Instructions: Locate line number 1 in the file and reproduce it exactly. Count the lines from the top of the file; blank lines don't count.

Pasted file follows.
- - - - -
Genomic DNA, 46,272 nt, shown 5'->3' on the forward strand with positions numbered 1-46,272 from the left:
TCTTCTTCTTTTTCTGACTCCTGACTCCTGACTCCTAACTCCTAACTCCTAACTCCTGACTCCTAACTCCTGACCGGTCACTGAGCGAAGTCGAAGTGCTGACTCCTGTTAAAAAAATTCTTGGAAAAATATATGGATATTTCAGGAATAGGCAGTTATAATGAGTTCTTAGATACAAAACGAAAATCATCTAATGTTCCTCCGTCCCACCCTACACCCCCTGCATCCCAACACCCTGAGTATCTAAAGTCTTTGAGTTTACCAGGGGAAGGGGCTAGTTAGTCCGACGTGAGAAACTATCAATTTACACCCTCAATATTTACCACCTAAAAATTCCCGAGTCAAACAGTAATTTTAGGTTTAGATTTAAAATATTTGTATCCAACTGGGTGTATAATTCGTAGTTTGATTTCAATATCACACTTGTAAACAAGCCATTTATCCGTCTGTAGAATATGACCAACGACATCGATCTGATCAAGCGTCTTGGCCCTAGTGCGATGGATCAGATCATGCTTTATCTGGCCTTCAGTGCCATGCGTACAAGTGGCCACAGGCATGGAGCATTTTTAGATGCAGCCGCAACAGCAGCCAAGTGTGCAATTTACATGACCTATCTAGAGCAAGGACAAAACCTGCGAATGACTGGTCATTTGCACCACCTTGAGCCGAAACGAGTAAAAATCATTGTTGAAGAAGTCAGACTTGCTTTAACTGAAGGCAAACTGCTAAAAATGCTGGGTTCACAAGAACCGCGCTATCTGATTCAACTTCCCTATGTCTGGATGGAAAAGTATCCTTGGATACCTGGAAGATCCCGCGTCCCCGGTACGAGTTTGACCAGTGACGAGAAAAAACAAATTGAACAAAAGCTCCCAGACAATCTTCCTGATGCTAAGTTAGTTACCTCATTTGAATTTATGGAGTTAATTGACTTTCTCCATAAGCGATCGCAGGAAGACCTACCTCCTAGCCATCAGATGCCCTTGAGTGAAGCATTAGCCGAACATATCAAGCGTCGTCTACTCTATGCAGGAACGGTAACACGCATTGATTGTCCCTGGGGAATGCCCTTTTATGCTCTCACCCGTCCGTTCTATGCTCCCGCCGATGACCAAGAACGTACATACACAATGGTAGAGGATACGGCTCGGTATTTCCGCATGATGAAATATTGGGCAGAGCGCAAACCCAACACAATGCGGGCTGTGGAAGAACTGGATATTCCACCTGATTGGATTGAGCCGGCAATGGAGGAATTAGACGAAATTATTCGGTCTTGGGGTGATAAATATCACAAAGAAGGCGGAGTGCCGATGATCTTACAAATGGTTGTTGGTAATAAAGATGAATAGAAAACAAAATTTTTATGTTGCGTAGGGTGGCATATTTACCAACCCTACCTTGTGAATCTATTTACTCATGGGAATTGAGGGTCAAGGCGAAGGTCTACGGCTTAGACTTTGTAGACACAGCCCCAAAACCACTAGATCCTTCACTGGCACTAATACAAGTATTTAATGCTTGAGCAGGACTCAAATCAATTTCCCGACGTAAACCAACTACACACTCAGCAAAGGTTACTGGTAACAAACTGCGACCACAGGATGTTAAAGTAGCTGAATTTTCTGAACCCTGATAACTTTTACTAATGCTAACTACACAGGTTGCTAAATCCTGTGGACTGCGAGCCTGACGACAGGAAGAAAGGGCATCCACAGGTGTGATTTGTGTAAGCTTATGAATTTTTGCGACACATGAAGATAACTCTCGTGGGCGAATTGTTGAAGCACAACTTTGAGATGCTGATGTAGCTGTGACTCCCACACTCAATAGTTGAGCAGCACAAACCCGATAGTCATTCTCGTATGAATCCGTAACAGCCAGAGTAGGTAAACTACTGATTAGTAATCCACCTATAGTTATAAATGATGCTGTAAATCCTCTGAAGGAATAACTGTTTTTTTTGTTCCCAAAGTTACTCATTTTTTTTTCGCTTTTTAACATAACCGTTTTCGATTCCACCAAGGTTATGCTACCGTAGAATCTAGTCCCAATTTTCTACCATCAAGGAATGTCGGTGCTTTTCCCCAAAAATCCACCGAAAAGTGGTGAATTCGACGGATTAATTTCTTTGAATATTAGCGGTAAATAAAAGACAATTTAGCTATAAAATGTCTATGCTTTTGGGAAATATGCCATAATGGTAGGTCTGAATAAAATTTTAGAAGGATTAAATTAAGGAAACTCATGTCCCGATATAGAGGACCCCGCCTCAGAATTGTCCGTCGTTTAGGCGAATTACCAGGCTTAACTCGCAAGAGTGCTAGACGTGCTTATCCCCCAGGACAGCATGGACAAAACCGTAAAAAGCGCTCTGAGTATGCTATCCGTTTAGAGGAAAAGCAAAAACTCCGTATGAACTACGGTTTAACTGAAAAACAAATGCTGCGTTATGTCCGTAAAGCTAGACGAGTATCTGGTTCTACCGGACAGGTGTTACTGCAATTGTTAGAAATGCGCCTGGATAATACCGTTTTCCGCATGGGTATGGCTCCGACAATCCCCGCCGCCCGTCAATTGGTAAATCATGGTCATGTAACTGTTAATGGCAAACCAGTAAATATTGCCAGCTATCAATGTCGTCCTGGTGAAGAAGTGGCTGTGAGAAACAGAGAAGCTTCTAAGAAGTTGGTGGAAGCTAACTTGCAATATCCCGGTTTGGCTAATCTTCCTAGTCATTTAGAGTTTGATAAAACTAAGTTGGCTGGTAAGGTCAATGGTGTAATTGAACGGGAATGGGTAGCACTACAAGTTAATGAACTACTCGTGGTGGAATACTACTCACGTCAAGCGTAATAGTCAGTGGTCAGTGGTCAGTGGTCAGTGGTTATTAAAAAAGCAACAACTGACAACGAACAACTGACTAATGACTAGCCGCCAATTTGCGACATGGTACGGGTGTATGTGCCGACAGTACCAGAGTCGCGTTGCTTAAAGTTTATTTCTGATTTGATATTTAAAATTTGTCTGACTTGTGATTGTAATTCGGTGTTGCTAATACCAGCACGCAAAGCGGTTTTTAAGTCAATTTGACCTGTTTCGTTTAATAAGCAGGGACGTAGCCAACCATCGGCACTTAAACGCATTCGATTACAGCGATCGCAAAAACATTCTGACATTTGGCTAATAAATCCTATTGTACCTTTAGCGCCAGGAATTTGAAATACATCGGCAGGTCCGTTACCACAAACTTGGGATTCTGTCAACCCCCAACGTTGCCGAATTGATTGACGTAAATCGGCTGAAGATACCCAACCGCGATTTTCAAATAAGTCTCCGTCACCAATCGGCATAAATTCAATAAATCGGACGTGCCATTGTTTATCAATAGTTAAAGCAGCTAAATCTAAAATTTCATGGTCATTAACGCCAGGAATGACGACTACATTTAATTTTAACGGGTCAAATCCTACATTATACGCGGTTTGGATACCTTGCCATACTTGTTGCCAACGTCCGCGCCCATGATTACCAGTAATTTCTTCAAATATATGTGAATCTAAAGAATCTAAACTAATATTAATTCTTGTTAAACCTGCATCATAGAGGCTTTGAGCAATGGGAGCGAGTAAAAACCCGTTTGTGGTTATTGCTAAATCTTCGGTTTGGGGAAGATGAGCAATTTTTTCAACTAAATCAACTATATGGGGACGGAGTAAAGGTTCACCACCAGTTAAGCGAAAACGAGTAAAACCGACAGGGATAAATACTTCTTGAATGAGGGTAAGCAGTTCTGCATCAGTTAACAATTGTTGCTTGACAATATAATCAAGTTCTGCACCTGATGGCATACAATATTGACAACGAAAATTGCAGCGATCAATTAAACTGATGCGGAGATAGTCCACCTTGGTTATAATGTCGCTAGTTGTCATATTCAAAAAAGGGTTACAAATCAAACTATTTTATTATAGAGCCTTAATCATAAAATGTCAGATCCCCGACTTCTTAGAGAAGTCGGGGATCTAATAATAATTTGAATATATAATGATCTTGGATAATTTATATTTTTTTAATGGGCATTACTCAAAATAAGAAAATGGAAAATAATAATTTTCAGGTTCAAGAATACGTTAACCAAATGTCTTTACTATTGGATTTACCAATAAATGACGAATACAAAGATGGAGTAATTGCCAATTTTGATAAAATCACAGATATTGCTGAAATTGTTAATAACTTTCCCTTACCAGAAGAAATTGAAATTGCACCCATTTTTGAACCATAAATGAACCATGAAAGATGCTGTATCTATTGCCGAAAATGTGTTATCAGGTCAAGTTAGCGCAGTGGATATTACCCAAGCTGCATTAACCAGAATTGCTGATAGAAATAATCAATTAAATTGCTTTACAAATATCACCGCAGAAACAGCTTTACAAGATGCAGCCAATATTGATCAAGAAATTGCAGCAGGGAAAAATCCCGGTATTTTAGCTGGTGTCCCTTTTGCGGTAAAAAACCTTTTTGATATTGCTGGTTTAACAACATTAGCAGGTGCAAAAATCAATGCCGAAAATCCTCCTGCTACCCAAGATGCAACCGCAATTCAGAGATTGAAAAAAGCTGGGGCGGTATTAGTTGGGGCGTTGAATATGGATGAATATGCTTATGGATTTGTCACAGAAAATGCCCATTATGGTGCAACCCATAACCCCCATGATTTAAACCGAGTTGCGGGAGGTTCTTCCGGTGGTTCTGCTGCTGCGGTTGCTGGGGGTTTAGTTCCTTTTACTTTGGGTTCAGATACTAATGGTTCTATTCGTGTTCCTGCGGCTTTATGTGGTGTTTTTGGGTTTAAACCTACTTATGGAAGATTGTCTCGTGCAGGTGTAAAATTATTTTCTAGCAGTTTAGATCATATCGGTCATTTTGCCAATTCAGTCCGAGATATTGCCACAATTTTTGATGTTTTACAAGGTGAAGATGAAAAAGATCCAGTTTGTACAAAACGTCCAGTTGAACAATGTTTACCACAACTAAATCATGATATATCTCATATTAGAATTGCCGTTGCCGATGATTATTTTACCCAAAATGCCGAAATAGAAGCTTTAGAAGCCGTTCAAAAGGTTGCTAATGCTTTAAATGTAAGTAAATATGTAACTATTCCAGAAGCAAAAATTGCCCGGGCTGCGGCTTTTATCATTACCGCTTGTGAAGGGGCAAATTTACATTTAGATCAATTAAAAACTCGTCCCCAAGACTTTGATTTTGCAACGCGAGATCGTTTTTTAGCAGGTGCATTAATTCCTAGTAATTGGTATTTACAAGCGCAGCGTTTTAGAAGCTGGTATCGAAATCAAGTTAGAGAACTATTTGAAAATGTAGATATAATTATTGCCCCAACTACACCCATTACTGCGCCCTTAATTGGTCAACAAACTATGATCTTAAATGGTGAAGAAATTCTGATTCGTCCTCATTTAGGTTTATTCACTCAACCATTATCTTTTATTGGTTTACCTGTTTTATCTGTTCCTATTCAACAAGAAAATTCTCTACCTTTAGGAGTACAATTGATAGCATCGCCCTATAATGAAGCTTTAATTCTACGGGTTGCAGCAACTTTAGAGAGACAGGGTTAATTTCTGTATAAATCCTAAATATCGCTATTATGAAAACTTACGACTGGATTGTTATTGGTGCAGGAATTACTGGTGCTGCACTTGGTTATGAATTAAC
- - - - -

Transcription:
Genomic DNA, 46,272 nt, shown 5'->3' on the forward strand with positions numbered 1-46,272 from the left: